Title

Benthic foraminifera as indicators of recent mixed turbidite-contourite sediment transport system in the Eastern Mediterranean upper continental slope, offshore Israel

Document Type

Journal Article

Publication Title

Marine Geology

Volume

445

Publisher

Elsevier

School

School of Science / Centre for Marine Ecosystems Research

Funders

Israel Science Foundation (grant No. 954/15 to OK),

Chief Scientist office of the Ministry of Energy, Israel (grant No. 76/17 to OK and OHK),

Mediterranean Sea Research Center of Israel (MERCI),

Australian Research Council LIEF Project (LE170100219).

Grant Number

LE170100219

Comments

Ashkenazi, L., Katz, O., Abramovich, S., Almogi-Labin, A., Makovsky, Y., Gadol, O., ... & Hyams-Kaphzan, O. (2022). Benthic foraminifera as indicators of recent mixed turbidite-contourite sediment transport system in the Eastern Mediterranean upper continental slope, offshore Israel. Marine Geology, 106756.

https://doi.org/10.1016/j.margeo.2022.106756

Abstract

Nile derived siliciclastic sediments are the main source of sedimentation along the Levant continental margins of the Mediterranean Sea. These sediments are transported along the southeastern Mediterranean coast via well-documented longshore currents, mainly operating along the shelf. However, the cross shelf component of sediment transport, responsible for conveying sediments toward the upper slope, is less known. To better understand the cross-shelf vs. the longshore component of sediment transport we studied a ~6 m long piston core (DOR280) sampled on the upper continental slope (280 m water depth) and analyzed benthic foraminiferal assemblages and their shell taphonomy alongside the particle size distribution and mineralogy of bulk sediments, to document both the source and the transport mechanism of those upper continental-slope sediments. The radiocarbon dating at the core-base is ~650 Cal. Yrs BP, indicating an exceptionally high average sedimentation rate of ~800 cm/kyr. DOR280 consists of two alternating distinct sedimentary facies: (1) laminated (L) intervals up to ~40 cm thick each and showing a high ratio of allochthonous vs. autochthonous (allo/auto) benthic foraminiferal species and a high percentage of broken shells, indicating contribution of transported sediments originating from mid-shelf habitats; (2) non-laminated (NL) intervals up to ~200 cm thick each and showing a low allo/auto ratio and low percentages of broken shells, indicating mostly in-situ hemipelagic deposition. The L intervals are interpreted here as turbidites. The sedimentation rates calculated only for the NL intervals are still exceptionally high, thus excluding hemipelagic sedimentation as the sole mechanism for the NL deposition. Therefore, a contour bottom current transported component is suggested here as a source of the NL sedimentation. We conclude that a mixed contourite-turbidite system actively prevails along the upper continental slope of the Levant coast, offshore Israel. The mid-shelf to upper slope sediment transport is nearly continuous and presents occasional turbidite events of average decadal reoccurrence time.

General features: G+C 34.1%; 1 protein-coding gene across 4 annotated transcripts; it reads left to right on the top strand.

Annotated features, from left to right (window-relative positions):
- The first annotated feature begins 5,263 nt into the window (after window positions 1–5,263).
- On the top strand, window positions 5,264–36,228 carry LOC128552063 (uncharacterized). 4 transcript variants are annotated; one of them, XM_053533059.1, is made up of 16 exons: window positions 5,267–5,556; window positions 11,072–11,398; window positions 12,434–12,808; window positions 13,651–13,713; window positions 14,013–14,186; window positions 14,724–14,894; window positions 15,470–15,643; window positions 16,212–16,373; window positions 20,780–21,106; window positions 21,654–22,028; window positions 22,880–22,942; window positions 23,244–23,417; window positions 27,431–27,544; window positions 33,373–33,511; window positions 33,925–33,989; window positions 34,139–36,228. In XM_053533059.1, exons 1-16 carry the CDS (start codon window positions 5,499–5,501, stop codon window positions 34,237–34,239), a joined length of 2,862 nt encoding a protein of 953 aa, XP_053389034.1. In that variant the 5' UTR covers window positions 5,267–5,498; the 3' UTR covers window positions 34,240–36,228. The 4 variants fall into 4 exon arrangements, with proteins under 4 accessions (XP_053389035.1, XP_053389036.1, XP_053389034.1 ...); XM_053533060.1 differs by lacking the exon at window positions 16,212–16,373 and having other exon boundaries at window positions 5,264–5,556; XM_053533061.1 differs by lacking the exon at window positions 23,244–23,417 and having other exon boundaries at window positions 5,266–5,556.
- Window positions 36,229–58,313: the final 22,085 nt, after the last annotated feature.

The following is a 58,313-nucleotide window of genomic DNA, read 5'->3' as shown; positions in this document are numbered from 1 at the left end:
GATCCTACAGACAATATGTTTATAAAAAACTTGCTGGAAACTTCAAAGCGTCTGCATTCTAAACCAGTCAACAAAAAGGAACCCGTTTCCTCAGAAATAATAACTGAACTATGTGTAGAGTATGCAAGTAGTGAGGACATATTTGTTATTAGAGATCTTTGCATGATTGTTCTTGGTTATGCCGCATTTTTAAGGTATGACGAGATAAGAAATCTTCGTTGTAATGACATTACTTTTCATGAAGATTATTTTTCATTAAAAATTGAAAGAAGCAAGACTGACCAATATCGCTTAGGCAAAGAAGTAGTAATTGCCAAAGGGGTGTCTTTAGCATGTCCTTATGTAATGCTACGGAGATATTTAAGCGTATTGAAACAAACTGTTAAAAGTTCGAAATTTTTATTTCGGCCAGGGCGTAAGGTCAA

DOI

10.1016/j.margeo.2022.106756

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